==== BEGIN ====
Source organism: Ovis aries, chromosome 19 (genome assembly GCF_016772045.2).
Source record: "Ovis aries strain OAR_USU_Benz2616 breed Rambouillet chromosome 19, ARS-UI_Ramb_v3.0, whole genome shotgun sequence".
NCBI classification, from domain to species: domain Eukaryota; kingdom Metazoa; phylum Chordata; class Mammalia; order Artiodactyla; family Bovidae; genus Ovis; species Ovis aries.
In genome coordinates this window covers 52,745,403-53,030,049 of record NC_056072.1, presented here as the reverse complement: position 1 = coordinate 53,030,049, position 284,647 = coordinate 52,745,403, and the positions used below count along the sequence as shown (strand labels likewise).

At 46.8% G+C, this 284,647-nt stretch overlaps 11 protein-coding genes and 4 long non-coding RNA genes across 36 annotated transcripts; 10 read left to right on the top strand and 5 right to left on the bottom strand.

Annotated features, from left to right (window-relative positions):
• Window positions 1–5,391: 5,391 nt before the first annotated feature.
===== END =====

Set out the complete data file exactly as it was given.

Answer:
Source organism: Ovis aries, chromosome 19 (genome assembly GCF_016772045.2).
Source record: "Ovis aries strain OAR_USU_Benz2616 breed Rambouillet chromosome 19, ARS-UI_Ramb_v3.0, whole genome shotgun sequence".
NCBI classification, from domain to species: domain Eukaryota; kingdom Metazoa; phylum Chordata; class Mammalia; order Artiodactyla; family Bovidae; genus Ovis; species Ovis aries.
In genome coordinates this window covers 52,745,403-53,030,049 of record NC_056072.1, presented here as the reverse complement: position 1 = coordinate 53,030,049, position 284,647 = coordinate 52,745,403, and the positions used below count along the sequence as shown (strand labels likewise).

At 46.8% G+C, this 284,647-nt stretch overlaps 11 protein-coding genes and 4 long non-coding RNA genes across 36 annotated transcripts; 10 read left to right on the top strand and 5 right to left on the bottom strand.

Annotated features, from left to right (window-relative positions):
• Window positions 1–5,391: 5,391 nt before the first annotated feature.